Polls show most adults are largely ignorant of how the U.S. Supreme Court works and who the justices are. But there is hope for the next generation thanks to a dedicated band of children's authors.
In 2015, the newest book in a new series, Women Who Broke the Rules, was published with Justice Sonia Sotomayor as its subject.
"I wanted to call [the series] 'Kick-Ass Women,'" recalled author Kathleen Krull. "But the publisher (Bloomsbury USA Childrens) put their foot down because they thought too many librarians would be offended."
The book series is about women who are tough, strong role models and who succeeded by breaking the rules of their day that kept women back, said Krull, who has already included in the series such figures as Judy Blume, Sacajawea, Mary Todd Lincoln, Coretta Scott King and Dolley Madison.
Sotomayor, she added, was "just like the ultimate role model. She started from nothing. She grew up poor in a tough neighborhood. Somehow this woman rises and rises, and today, she is one of the most important people in the country. I wanted to know how she did it and explain it to kids. I wanted to sing a song of praise to her."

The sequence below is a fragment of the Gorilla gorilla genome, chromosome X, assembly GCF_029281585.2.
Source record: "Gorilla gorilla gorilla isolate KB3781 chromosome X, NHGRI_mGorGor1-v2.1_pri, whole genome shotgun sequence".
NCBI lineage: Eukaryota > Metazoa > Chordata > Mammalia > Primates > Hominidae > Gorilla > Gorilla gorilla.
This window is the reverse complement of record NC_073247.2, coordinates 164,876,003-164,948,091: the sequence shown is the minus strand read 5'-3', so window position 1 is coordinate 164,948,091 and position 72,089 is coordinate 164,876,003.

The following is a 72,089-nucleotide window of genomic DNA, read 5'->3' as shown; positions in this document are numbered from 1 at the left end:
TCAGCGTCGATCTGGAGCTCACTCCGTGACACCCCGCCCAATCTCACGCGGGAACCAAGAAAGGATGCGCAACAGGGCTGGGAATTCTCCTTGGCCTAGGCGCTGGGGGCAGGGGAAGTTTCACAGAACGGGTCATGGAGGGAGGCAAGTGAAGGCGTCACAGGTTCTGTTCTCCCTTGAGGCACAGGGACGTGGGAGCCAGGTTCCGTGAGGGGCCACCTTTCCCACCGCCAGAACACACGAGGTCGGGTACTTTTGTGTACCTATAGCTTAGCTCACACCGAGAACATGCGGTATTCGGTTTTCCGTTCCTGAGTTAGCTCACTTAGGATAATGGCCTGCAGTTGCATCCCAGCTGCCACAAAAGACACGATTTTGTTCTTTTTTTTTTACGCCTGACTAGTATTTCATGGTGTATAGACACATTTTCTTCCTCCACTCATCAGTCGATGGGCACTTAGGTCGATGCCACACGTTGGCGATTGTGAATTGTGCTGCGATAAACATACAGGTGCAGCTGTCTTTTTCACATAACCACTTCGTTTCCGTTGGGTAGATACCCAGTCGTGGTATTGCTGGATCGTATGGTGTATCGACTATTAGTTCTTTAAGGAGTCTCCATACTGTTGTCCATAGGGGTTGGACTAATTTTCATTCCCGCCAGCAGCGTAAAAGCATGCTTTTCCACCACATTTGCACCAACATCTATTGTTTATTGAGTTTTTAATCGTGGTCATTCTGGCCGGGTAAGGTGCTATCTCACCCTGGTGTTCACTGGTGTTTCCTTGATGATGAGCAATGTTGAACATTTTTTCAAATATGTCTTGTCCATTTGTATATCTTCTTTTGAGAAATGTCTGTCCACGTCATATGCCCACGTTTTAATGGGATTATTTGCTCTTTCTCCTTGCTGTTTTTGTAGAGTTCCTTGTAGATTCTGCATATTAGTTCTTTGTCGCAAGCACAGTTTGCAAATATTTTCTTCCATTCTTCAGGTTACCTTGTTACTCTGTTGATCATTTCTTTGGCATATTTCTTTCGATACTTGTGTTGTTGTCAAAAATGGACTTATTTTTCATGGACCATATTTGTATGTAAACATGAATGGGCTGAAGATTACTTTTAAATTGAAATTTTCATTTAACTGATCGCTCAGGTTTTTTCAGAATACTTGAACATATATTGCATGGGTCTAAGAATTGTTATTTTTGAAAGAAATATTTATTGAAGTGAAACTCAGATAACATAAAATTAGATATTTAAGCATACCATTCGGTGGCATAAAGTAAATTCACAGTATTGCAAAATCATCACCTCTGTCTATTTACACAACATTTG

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If she could, she would love to have a 50-book series on women who broke the rules, said Krull, whose Sotomayor book was illustrated by Angela Dominguez.
Selina Alko, author and illustrator of more than 12 books for children, had published in 2015 The Case for Loving: The Fight for Interracial Marriage, a picture book for children ages pre-school to three. The book, illustrated by Alko's husband, Sean Qualls and published by Arthur A. Levine Books, visually tells the story of Mildred and Richard Loving, their legal suit challenging Virginia's ban on interracial marriage, and the 1967 Supreme Court decision striking down those state bans.
Read more: http://www.nationallawjournal.com/id=1202745532509/Stocking-Stuffers-for-Brainiacs-A-SCOTUS-Kids-Book-Collection#ixzz3v5Yalz8V